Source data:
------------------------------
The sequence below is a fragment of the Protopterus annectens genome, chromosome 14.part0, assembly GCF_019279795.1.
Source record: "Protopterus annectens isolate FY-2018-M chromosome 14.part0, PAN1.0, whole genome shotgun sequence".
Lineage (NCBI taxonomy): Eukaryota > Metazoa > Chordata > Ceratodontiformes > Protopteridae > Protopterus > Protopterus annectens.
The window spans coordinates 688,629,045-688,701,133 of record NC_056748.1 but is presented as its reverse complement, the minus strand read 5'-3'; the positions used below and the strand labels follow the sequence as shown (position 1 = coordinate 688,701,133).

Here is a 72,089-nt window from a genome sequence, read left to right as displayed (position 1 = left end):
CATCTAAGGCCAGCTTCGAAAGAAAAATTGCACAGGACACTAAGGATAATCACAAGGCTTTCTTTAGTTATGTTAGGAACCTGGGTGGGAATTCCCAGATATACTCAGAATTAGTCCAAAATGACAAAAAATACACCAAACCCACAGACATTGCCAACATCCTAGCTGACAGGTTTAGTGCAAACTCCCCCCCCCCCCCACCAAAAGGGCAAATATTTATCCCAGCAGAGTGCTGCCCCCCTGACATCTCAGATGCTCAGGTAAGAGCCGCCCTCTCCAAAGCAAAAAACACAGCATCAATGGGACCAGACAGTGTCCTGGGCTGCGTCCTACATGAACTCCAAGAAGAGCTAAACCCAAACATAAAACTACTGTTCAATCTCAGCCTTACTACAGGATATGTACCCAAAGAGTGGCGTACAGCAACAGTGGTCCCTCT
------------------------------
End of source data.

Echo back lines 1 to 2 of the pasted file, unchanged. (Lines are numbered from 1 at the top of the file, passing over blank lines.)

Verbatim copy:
The sequence below is a fragment of the Protopterus annectens genome, chromosome 14.part0, assembly GCF_019279795.1.
Source record: "Protopterus annectens isolate FY-2018-M chromosome 14.part0, PAN1.0, whole genome shotgun sequence".